How does it feel when a good deed goes unrecognised? For me, it’s the small acts of selfishness that really get me fired up. The time when you hold a door open for someone and they stride through without a glance, or you pull over in a narrow road for another car, which sails by without a wave. Even more egregious is when you hold a place in the queue for someone and they return with 20 of their relatives.
We’re coming to that time of year when we give gifts to show people they matter in our lives. The best way to nurture relationships is to show how much you value them. As Brené Brown said, “trust is built in very small moments”, so gestures of appreciation and thanks go a long way to building trust between partners and colleagues. Here are some ideas to get you started.
Your corporate partners
We spoke with a large corporate retailer this year who had to cajole her charity partner into providing a LinkedIn post about their 6-figure partnership. It’s the easiest and cheapest thing to say nice things about your partner on social media. Post a thank you on LinkedIn and tag your network, share their post and add some comments to show how much they are valued. Third party reviews are much more valuable for a corporate than the media releases they prepare themselves. Don’t make them wait and certainly don’t make them ask- especially if it’s a valuable partnership.
Christmas is not the only time for giving. You can surprise and delight your partner at any time of the year. We love the children’s charity who sent framed handprints done by kids in their education programs to their partner as keepsakes. Another charity recorded short video thanks from their CEO and emailed it to their partner’s senior leadership.
The CEO of your corporate partner may be the ultimate decision maker, but you need to get through the gatekeepers first. That might be the EA who makes time in the CEO’s diary, the HR manager who promotes your volunteering opportunities, or the middle management champion who tells you about the next grant round for their corporate foundation. The gatekeepers may not have positional power, but they are very influential. Don’t neglect the little guys when you’re showing appreciation.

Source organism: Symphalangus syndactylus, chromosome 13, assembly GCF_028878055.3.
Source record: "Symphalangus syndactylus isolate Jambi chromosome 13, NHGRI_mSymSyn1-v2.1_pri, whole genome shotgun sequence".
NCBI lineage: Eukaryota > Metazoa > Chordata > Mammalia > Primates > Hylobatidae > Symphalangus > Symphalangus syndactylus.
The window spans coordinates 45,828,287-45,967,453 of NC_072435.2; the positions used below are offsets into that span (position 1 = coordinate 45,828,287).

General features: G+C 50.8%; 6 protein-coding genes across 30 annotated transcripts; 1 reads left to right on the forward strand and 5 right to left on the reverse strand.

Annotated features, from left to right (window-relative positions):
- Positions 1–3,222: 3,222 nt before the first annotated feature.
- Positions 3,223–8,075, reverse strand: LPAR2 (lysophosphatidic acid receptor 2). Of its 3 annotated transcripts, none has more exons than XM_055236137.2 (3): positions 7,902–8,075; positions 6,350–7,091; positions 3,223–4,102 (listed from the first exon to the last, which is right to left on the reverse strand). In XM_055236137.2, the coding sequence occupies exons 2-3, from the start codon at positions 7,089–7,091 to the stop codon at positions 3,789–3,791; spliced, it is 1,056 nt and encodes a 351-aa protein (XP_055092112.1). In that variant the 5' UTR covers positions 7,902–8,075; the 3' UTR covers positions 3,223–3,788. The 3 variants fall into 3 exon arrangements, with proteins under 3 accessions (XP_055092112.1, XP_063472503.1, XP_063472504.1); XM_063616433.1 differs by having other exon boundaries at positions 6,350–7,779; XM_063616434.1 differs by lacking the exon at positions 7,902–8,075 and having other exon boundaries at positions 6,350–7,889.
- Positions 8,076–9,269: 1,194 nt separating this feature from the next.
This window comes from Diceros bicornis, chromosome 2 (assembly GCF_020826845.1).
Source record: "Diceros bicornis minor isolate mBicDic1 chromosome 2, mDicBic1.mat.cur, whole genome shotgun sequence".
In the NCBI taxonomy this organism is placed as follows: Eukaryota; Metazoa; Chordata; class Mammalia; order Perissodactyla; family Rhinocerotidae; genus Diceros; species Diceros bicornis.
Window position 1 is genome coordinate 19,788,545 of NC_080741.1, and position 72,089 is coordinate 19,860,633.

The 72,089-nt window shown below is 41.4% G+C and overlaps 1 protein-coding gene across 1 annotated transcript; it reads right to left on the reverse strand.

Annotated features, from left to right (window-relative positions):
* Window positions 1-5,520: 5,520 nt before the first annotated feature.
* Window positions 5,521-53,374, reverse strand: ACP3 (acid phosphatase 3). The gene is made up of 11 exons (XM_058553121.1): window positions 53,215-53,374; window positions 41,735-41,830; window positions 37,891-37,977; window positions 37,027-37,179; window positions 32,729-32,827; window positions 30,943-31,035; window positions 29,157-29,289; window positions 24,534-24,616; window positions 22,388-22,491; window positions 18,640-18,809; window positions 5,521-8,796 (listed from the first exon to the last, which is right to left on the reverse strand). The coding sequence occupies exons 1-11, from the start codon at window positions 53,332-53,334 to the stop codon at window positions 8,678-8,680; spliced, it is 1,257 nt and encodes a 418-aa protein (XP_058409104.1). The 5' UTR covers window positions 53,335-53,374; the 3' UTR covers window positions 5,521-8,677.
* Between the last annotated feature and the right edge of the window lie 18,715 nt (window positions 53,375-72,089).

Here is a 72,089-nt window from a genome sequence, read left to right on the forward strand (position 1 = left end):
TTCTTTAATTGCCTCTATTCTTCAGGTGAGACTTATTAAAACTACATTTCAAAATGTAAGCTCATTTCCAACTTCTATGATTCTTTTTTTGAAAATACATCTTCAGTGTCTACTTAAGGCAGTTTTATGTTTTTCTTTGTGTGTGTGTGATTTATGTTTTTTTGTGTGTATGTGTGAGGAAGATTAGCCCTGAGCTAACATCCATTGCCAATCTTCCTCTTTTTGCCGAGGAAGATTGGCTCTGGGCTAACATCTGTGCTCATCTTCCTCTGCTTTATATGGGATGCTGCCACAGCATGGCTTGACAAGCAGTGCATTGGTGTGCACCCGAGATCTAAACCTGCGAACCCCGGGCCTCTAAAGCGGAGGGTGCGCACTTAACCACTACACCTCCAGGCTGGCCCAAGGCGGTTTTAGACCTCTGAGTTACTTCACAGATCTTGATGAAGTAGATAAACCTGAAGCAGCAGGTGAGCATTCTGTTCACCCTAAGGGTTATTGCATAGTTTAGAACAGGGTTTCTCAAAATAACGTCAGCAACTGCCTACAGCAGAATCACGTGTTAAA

I was working in an organisation with a NSW office when the catastrophic floods came through the Northern Rivers and surrounding areas. We knew that our colleagues were struggling to keep programs running whilst dealing with their own personal challenges. So, we recorded a video of our Melbourne office team giving them a round of cheers, applause and supportive messages. That little video did more to break down the state office silos than anything else.
When you celebrate winning a new partnership, did you remember to acknowledge the colleagues that helped you along the way? The programs team that provided specialist insight, the marketing team who did the media or the HR team that organised the teams of volunteers? Success has many friends, so don’t forget to nurture a strong coalition of support for your partnerships. Show them examples of what their support has achieved in partnerships. Even better, get one of your partners to drop into the office for a lunch and learn to tell the story themselves.
Your board members may seem remote, but they are human too. Often, they’re putting their reputation and relationships on the line to introduce you to new partners. Did you give them an update on what worked and what happened? Can you make sure you thanked them for filling 10 tables of paying attendees at your gala event? If you don’t get to see them face to face, then put their names in your next update report. Not only will it make them feel valued, but it will inspire the others to lift their game!
You’ll notice that most of these ideas don’t involve champagne or expensive Cartier watches. As Voltaire said, “Appreciation is a wonderful thing: it makes what is excellent in others belong to us as well.” Show your thanks for your corporate partners, gatekeepers, colleagues and board and see the investment return tenfold.